4. Lay your photos in the large rectangle to determine the placement. Remember that you are working on the backside so the images will appear in a reverse order.
5. Use your ruler to measure the appropriate size rectangles in the larger area. Cut out with the box cutter.
6. Tape your photos to the mat board and place back into your frame.
How adorable is that photo of little Ansel?!
Cut your mat board to the appropriate size for your frame. We used the glass to find the correct measurement. Mat board is thick and sturdy so your normal X-acto won’t cut it ;) You’ll need to grab the box cutter for this one.
Print and trim your favorite photos of your little one.
Determine the size rectangle that all your photos will fit into. We had one 8-inch x 10-inch photo and two 3-inch x 4 1/2-inch photos, so we decided to create a rectangle that measures 11 1/2-inches x 10 1/2 inches. Lightly draw this rectangle onto the back of your mat board. Jot down some math to figure out the measurements to make sure your rectangle is in the center of the board.
Place your photos in the rectangle to figure out how you want them to be displayed. Remember that you are working on the backside of the mat board so your layout will be flipped when you see it from the front.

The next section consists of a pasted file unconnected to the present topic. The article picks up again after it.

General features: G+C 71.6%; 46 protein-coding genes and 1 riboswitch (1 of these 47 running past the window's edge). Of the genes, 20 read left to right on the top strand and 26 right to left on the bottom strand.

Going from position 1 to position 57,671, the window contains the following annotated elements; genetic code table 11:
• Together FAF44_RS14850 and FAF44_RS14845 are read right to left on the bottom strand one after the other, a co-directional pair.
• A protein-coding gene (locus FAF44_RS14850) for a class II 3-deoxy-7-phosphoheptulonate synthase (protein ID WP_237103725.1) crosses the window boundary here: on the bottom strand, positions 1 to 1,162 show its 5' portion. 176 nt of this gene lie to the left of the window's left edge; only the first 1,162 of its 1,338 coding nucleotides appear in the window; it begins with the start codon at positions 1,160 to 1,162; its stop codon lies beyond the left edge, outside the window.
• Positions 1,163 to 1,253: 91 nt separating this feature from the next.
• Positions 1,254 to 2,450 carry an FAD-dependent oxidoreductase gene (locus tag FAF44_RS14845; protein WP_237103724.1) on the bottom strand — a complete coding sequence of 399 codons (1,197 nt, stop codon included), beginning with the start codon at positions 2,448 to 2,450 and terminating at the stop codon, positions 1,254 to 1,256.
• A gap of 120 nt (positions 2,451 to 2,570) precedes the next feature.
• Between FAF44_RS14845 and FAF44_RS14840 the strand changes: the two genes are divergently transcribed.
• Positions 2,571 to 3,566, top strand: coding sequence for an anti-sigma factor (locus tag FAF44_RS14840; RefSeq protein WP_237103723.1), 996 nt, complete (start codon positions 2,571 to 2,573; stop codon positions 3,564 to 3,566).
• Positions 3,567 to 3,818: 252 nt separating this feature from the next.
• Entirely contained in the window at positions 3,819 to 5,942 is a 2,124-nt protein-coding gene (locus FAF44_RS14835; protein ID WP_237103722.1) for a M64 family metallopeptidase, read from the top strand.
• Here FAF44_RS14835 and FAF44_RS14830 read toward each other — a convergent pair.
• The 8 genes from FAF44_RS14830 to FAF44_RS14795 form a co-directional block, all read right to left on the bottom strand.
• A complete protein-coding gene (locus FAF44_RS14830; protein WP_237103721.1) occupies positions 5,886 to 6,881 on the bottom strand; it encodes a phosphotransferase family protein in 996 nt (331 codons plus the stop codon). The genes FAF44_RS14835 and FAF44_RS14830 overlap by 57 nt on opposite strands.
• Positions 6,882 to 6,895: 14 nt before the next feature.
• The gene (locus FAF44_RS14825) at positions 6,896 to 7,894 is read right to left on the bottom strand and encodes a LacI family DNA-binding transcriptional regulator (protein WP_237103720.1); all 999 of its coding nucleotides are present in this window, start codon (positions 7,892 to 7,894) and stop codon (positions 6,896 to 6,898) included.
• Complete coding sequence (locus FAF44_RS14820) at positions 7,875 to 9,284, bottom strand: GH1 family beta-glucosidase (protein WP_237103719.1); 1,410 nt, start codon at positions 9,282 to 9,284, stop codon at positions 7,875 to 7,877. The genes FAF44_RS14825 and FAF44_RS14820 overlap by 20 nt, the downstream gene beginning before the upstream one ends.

Make sure everything is as even as can be. We went with a half inch border between all photos. Now this part is important! Don’t measure exactly to the height and width of your photos or they will fall out of the mat. When creating measurements mark 1/16th or 1/4th less than the length or width of the photo.
Cut and pop those rectangles out.
Grab some tape to adhere your pictures in place.
Cute as can be!
If you can master the three-photo mat collage, then a simple single-photo mat will be no problem for you!
For more unconventional ways to snap pics of your little one, check out this roundup of creative baby photo ideas!
Keep snapping photos of your precious little one and switch them out as he/she grows older. Just pop off the backs, remove the tape, and voila — you’ve got brand new wall art!
It’s amazing to capture these moments through photography but it’s also important to know the power of your loving touch nurtures baby’s healthy development, something that isn’t so tangible to see. When a child expresses their love for you though touch, you realize the moments you shared with them have turned into much more than you imagined.